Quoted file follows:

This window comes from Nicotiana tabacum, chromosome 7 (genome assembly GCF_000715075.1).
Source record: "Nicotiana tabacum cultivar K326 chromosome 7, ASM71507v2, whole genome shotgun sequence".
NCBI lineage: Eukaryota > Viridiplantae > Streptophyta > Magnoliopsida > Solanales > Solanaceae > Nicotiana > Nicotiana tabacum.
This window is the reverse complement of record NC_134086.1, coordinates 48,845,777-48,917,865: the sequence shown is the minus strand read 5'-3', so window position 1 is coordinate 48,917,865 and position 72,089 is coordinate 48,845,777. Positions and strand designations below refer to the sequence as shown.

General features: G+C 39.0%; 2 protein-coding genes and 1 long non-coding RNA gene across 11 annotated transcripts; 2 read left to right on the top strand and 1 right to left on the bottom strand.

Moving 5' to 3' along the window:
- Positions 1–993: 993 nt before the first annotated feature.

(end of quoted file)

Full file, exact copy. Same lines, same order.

This window comes from Nicotiana tabacum, chromosome 7 (genome assembly GCF_000715075.1).
Source record: "Nicotiana tabacum cultivar K326 chromosome 7, ASM71507v2, whole genome shotgun sequence".
NCBI lineage: Eukaryota > Viridiplantae > Streptophyta > Magnoliopsida > Solanales > Solanaceae > Nicotiana > Nicotiana tabacum.
This window is the reverse complement of record NC_134086.1, coordinates 48,845,777-48,917,865: the sequence shown is the minus strand read 5'-3', so window position 1 is coordinate 48,917,865 and position 72,089 is coordinate 48,845,777. Positions and strand designations below refer to the sequence as shown.

General features: G+C 39.0%; 2 protein-coding genes and 1 long non-coding RNA gene across 11 annotated transcripts; 2 read left to right on the top strand and 1 right to left on the bottom strand.

Moving 5' to 3' along the window:
- Positions 1–993: 993 nt before the first annotated feature.